Friday, December 29, 2006
Vol 2 Issue 11
"What does that prove?!"
When Yosaif reveals himself to his brothers, Rashi (45,4) tells us that he decided to give them proof of who he really was. What was his proof? He called them over to show them that he was circumcised. This is puzzling, for Rashi at the in last week’s parsha (41,55) says that Yosaif made all Egyptions get a circumcision before buying food. If all of Mitzrayim is circumcised, what does Yosaif having a bris prove?
The answer I think is rather simple. Yosaif was the only one in Egypt who knew what a bris mila meant. No impostor would even think to show their bris because they didn’t understand its’ significance.
If we don’t learn about the meaning behind bris mila, and for that matter each and every other Mitzva, we are very similar to the Egyptions who had no idea what they were doing. When we learn about the beauty and importance of the Mitzvos, then we can turn to our brothers and say “I am also a proud Jew, I am one of you”.
Have a great Shabbos,
Thursday, December 21, 2006
Interview with Rav Binyamin Jacob’s
Q: We were wondering if you could help us understand your brother Yosaif’s actions.
Binyamin: I love my brother very much, and would be glad to help set the record straight.
Q. Are biggest problem is the revenge issue. Doesn’t the Torah specifically prohibit taking revenge? Yet Yosaif deceives his brothers, accuses them of spying, and imprisons Shimon.
Binyamin: There is no question that revenge was the last thing on Yosaif’s mind. For that, who needs deceit? It would have been much sweeter just to say who he was and punish them.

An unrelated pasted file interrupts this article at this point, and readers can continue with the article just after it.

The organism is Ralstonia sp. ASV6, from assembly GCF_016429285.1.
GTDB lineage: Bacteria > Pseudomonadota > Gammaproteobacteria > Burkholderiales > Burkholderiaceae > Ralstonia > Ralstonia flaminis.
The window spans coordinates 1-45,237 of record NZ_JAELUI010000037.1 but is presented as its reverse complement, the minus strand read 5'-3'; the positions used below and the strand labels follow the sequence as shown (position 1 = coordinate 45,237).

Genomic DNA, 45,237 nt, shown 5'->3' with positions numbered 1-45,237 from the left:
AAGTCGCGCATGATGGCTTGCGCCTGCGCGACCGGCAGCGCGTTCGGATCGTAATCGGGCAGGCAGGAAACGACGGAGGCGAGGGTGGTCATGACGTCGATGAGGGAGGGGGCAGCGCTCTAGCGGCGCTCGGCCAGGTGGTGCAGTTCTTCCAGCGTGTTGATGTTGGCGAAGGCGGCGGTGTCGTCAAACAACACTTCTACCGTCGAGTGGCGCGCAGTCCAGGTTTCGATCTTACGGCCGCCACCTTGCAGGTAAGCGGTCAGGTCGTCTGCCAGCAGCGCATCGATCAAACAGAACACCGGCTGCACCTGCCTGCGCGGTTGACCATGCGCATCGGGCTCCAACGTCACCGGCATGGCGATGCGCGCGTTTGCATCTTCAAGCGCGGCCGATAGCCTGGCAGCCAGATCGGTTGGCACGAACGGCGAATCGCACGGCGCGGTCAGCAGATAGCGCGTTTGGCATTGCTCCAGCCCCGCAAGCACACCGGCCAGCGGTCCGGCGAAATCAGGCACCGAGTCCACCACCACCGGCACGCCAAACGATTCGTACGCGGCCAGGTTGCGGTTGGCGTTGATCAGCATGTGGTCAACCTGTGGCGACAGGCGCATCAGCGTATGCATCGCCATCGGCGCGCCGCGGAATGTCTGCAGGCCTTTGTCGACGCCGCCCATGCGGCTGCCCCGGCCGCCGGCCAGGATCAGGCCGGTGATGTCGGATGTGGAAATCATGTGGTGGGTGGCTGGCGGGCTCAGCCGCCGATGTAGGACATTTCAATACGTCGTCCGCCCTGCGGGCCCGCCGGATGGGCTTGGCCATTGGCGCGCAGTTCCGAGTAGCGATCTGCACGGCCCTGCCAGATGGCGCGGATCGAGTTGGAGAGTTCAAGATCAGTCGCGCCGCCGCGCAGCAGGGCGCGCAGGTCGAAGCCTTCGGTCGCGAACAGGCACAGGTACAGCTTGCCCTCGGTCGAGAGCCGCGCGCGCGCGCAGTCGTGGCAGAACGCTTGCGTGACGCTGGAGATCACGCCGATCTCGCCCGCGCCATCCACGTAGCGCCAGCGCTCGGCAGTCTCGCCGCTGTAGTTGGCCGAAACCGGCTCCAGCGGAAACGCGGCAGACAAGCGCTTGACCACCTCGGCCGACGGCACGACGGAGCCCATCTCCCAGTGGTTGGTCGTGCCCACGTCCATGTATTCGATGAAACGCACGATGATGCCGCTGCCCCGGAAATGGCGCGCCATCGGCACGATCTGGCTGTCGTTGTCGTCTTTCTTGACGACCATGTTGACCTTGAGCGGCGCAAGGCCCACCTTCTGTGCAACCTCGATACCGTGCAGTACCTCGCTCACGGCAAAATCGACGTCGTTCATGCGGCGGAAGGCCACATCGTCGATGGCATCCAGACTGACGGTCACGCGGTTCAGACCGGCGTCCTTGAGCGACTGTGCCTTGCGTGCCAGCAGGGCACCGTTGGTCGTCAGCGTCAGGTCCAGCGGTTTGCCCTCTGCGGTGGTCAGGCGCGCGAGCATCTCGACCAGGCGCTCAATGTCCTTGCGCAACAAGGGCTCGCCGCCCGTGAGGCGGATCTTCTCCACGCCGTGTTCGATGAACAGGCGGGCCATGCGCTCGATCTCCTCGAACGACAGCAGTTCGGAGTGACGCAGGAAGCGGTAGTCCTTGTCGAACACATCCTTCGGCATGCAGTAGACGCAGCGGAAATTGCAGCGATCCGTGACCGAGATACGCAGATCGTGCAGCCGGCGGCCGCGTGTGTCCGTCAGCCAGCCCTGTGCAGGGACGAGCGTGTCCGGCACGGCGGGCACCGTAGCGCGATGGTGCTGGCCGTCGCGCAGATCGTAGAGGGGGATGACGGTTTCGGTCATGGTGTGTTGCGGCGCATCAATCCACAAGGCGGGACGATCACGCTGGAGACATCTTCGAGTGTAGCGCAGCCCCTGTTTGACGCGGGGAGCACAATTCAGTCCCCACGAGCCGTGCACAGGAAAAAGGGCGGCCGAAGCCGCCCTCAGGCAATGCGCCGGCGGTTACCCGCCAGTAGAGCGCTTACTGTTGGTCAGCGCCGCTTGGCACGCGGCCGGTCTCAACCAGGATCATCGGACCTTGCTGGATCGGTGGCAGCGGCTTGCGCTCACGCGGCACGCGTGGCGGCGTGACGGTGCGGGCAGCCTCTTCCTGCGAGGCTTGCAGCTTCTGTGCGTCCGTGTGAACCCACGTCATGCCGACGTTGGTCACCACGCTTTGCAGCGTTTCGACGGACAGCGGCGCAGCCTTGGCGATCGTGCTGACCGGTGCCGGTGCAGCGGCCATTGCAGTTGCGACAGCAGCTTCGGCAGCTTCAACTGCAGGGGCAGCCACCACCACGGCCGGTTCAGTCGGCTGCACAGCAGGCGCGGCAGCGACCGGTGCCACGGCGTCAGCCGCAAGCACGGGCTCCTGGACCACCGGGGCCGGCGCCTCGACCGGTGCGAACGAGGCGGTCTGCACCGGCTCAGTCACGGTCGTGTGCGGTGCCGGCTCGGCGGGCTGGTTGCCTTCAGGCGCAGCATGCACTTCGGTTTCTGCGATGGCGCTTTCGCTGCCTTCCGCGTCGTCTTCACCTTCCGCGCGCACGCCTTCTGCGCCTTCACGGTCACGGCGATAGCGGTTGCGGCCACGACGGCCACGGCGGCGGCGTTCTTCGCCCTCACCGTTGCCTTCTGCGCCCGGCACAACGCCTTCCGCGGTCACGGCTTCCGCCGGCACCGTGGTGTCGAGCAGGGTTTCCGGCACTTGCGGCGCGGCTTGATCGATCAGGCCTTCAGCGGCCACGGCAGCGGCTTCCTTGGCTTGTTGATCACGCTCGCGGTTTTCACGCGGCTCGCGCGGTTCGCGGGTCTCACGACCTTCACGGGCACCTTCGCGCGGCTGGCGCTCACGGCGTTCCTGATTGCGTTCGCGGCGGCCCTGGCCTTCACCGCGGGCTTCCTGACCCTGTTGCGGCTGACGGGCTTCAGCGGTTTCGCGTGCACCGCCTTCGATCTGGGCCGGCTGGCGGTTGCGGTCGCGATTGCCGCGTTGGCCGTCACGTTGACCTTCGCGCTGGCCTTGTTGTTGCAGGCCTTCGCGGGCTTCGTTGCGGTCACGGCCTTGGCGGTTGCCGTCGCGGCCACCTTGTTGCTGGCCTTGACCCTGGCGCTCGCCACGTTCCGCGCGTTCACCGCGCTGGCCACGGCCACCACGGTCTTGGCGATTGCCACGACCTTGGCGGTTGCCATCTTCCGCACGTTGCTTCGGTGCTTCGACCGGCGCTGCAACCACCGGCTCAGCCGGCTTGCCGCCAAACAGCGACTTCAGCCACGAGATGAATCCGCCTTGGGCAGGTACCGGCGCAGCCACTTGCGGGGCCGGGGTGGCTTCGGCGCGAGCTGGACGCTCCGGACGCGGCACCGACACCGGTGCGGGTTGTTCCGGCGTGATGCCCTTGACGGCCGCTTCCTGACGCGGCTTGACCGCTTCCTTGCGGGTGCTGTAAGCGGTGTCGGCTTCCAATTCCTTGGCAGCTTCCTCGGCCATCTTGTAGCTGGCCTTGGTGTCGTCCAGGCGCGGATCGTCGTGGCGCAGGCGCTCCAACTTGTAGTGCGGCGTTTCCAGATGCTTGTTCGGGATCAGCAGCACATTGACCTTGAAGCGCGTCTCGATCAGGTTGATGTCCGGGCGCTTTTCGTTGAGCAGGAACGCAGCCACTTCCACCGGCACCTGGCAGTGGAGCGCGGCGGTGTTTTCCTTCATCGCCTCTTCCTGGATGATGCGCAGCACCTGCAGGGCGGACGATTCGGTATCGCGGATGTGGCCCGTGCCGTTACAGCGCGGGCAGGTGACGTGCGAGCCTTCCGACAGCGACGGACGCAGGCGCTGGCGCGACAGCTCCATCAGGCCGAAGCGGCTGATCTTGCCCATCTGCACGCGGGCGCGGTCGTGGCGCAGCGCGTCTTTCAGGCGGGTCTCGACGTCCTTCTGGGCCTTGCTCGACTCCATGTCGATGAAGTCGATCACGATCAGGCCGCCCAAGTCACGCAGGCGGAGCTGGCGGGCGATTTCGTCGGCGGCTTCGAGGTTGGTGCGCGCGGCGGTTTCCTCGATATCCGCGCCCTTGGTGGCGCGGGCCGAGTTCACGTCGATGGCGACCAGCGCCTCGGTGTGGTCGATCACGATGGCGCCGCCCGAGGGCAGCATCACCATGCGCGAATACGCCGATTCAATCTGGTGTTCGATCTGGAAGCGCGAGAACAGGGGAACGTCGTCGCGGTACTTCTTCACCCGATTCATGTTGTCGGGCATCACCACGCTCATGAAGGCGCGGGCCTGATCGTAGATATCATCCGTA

Q. So why all of the theatrics?
Binyamin: To put them into the same situation as they were when they sold him. This would give them the opportunity to do real Tshuva. (Alshich)
Q. How was the situation the same? When your brothers sold Yosaif, they were certain they were dealing with a bad person. When they defended you for stealing Yosaif’s goblet, you were clearly innocent!
Binyamin: Not quite. I actually went to great length’s to appear guilty. When Menashe found the goblet in my bag, they actually beat me and called me “Thief, son of a thief), for my mother had stolen the idols from Lavan. (Midrash Rabbah)
Q. Why didn’t you declare your innocence?!
Binyamin: Because Yosaif had revealed himself to me at the palace and asked me to play along. (Sefer Hayashar)
Q. Even so, you lacked a motive for stealing a goblet.
Binyamin: I had a great motive. They thought I wanted to use the goblet to find Yosaif. After all, I cared about Yosaif so much that I named all ten of my children in his memory. (Midrash Rabbah)
Q. How would the silver goblet help?
Binyamin: At the dinner in the palace, Yosaif pretended it was a magic goblet, revealing hidden things to him. For example, he picked it up, smelled it, and said, “My magic goblet tells me that Yehuda is a king and should sit at the head of the table, and Reuvain is the first-born and should sit next to him.” He likewise revealed many things about the brothers that an Egyptian viceroy could not have known. (Midrash Rabbah)
Q. So it was only natural that you would want the goblet to reveal to you what happened to Yosaif.
Binyamin: They now had to defend a thief whose sole goal was to find Yosaif. They now used their regret for having sold Yosaif as a motivation for getting it right this time around. When we learn from our mistakes, and actually use them to strengthen our resolve to improve; that is the very essence of Tshuva.